David McCullough on the Brooklyn Bridge's Enduring Message

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Historian David McCullough, author of The Great Bridge, on the Brooklyn Bridge.

“Don’t you think this is a wonderful thing to walk across this bridge!”  

Historian David McCullough has had a lot of honors in his career – two Pulitzers, a Presidential Medal of Freedom, and just this week a gold medal for biography from the American Academy of Arts and Letters – but he still gets that thrill crossing the Brooklyn Bridge.

On a bustling, bright morning this week, the 78 year-old and I started walking over from Manhattan. He is re-releasing a 40th anniversary edition of his 600-page history, The Great Bridge: the Epic Story of the Building of the Brooklyn Bridge.

Every few minutes, he pauses to command “Look at this!” with a sweeping gesture of his hand.  

“I can never get over it,” he said. “How did they do it? I still ask myself, how did they do it?”

Work began on the bridge in 1869, four years after the end of the Civil War, “in a day when every piece of steel, every stone had to be brought to the site by horse and wagon,” McCullough notes. When the bridge opened years later, in 1883. The towers were then the highest structures in New York City. It was the world’s longest suspension bridge, and the first time steel cables were used.  

Also new were the underwater caissons – wooden boxes filled with air – that allowed workers to anchor the stone towers deep into the uneven riverbed.

“All new technology, innovating, improvising as they went along.” The sense of awe hasn’t faded. “Who are those guys, in other words, they’re really good!”

McCullough’s book, tells the history of these really good guys. There were the legions of workers from all over the world who built it.

Designer John Roebling, “the suspension bridge genius,” had proven a bridge could hang on steel cables by building a smaller version in Cincinnati. “He wanted this to be two great gateways to two great cities,” McCullough exclaimed at the foot of the first tower.

Roebling died unexpectedly before construction started, leaving his son, Washington Roebling, to take over. But he had a debilitating injury, so his wife Emily supervised day-to-day operations. 

The federal government didn’t decide to build the bridge. New York City and Brooklyn did. Manhattan was bursting, and needed to grow across the river. Lining up in support were businesspeople, the press, and politicians — including Boss Tweed, the political boss who was at all the height of his power.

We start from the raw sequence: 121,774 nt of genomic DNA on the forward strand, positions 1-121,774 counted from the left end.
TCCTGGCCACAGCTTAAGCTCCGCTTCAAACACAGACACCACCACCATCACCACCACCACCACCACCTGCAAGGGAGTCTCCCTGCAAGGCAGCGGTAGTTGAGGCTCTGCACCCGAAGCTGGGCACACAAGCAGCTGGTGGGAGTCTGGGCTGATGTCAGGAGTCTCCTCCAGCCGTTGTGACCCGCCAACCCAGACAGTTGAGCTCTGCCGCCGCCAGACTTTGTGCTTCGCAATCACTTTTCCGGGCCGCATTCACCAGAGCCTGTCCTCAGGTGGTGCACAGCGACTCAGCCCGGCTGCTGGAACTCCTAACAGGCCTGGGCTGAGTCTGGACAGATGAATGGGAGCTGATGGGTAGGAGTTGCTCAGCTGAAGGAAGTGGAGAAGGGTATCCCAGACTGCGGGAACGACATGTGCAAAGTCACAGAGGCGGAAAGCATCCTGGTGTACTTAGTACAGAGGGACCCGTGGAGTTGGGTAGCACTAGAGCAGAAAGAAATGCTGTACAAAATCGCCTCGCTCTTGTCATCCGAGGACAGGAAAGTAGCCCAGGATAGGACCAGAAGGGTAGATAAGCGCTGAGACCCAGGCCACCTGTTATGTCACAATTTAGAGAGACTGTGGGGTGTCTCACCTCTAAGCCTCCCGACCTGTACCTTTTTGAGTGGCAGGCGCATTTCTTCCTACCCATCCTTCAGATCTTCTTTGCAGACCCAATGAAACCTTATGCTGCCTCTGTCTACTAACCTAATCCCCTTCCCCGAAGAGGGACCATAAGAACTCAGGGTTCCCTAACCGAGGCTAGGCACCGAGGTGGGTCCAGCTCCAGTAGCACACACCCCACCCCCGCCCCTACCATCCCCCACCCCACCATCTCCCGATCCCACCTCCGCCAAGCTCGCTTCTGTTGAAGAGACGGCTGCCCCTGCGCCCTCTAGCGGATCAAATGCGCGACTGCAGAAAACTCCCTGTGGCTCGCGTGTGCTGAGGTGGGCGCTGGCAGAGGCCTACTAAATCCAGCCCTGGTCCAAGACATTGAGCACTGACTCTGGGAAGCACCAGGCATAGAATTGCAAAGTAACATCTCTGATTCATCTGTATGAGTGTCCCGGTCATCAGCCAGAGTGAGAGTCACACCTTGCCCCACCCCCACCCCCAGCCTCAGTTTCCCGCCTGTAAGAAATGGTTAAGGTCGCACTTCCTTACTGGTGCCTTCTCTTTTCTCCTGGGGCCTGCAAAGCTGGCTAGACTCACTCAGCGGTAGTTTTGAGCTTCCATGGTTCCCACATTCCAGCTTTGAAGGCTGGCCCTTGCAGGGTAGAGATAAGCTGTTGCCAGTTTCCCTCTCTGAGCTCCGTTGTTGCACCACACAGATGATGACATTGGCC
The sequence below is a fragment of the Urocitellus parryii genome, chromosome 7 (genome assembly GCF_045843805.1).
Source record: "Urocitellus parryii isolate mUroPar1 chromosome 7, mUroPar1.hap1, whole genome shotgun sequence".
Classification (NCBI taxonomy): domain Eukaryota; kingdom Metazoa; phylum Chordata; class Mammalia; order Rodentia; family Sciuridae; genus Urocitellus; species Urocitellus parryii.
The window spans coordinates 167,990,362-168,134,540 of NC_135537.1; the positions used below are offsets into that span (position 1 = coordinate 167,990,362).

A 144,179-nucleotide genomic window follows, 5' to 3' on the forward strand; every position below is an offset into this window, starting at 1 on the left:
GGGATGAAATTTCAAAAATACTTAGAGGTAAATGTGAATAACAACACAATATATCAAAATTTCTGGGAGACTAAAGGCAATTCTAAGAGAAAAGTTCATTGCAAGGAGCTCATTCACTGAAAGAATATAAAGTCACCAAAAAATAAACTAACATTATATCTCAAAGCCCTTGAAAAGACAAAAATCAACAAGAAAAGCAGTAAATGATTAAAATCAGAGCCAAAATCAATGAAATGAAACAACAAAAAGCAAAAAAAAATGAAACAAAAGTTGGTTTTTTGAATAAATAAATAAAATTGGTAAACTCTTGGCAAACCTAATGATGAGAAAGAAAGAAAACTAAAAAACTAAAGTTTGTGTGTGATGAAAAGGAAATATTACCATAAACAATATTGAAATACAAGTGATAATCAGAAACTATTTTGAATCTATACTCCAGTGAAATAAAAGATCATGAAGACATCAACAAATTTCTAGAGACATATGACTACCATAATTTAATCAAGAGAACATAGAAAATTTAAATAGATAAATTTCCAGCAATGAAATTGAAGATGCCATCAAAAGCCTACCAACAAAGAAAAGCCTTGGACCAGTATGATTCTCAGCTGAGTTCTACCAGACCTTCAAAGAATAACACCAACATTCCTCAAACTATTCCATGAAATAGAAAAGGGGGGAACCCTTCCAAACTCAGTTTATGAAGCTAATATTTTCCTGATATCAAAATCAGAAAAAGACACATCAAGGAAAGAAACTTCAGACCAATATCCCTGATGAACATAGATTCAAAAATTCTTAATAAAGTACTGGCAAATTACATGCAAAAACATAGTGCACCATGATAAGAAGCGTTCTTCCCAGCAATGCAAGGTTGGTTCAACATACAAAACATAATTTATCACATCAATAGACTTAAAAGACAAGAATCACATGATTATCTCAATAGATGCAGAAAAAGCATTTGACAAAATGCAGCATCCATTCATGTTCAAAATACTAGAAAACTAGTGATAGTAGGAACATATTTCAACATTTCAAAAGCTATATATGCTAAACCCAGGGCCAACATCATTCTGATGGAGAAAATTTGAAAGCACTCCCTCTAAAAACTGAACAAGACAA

“I’m sure there were doubters, I’m sure there were cheapskates – but no, it was a chance to do it, and the benefits, the profit was so enormous. And it would’ve been sheer ignorance not to have done it.”

When McCullough’s book came out in 1972, just as Nixon’s New Federalism was scaling back the ambitious federal infrastructure programs of the Johnson era.

Forty years ago, McCullough said he viewed the book as history, without any particular  resonance to the politics of the day. Now, it’s different.

“The gilded age is about as rotten and greedy and corrupt as conscience-less as one can imagine – does that sound familiar?"

McCullough admits that today, he’d like to go to Washington and “knock their heads together” and tell them to stop being “selfish and stupid.”

Putting off regular infrastructure maintenance particularly sticks in his craw. The massive Transportation Bill which pays for bridges, road and transit, expired three years ago. The Senate and House haven't been able to agree, and instead, have passed short-term extensions nine times. 

“It’s a form of indebtedness and we have to stop it because it’s dangerous as can be, he said, adding with an incredulous laugh. “And it’s how we get around. It’s how we function. It’s not theoretical!”

But McCullough stressed, neither novel nor really what endures. Studying history, he said, creates an cynic in the short-term and an optimist in the long-term.

"Even in the most dark or rotten of eras, great things can be done by exceptional people of integrity. That's really the story of this bridge." McCullough said as we reached the the other side in Brooklyn. "What we build, will very often stand down the ages as testimony to who we were, far more clearly and far more powerfully, than the politicians that come and go.”

It’s soaring, patriotic rhetoric, but you know, that’s what a walk across the Brooklyn Bridge will do.